1. Rinse: Using fresh water at a safe pressure, rinse the firefighter from head to toe. Use the same quarter-turn method from step 2 to ensure full rinsing. 

 

Gross decontamination is the first step in an effective decon strategy. Following this initial step, firefighters may need to use wipes for their skin, partake in a “shower within the hour” protocol, further wash their gear and equipment, and use air decontamination devices for the most effective results. 

Training and Preparedness for Gross Decontamination in Firefighting 

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Successful gross decontamination requires comprehensive training and preparedness among firefighters and emergency response teams. You can ensure preparedness in multiple ways:  

  • Decontamination Protocols: Educate responders on the specific protocols and procedures for gross decontamination, including proper use of equipment, techniques for rinsing, and handling of contaminated materials.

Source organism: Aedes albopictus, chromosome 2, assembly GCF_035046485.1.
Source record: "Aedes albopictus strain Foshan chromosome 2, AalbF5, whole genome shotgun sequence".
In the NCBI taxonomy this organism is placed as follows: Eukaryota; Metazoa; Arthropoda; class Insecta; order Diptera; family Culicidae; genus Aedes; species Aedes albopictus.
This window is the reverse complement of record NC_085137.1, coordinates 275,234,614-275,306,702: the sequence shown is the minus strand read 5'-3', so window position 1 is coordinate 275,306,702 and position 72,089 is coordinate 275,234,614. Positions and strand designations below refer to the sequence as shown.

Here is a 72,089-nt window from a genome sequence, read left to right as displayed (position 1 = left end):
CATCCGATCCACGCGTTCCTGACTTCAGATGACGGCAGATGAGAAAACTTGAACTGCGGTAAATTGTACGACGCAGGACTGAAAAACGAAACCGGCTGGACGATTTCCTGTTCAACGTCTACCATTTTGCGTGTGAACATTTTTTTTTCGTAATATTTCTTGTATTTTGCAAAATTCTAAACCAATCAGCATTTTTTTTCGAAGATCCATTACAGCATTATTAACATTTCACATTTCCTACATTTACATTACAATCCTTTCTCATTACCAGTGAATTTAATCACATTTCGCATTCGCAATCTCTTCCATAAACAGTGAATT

• Practical Exercises: Incorporate practical training exercises that simulate realistic scenarios, allowing responders to practice gross decontamination techniques. 

  • Interagency Collaboration: Foster collaboration between fire departments, hazardous materials teams, and other relevant agencies to conduct joint training exercises focused on gross decontamination procedures. 

It is essential to regularly review and update SOPs and training programs to keep up with evolving knowledge, technologies, and best practices in gross decontamination. As these practices change, it is essential that you inform and train your crew. 

Conclusion: The Importance of Gross Decontamination in Firefighting 

Gross decon or field decontamination is a vital part of firefighting operations. Contaminants and debris pose a threat to firefighter health and are proven to cause cancers and other diseases. By engaging in gross decon, firefighters take an important first step in creating a healthier work environment.  

Combining field decontamination with added protocols surrounding equipment cleaning, showering, and air decontamination can further improve firefighter health outcomes.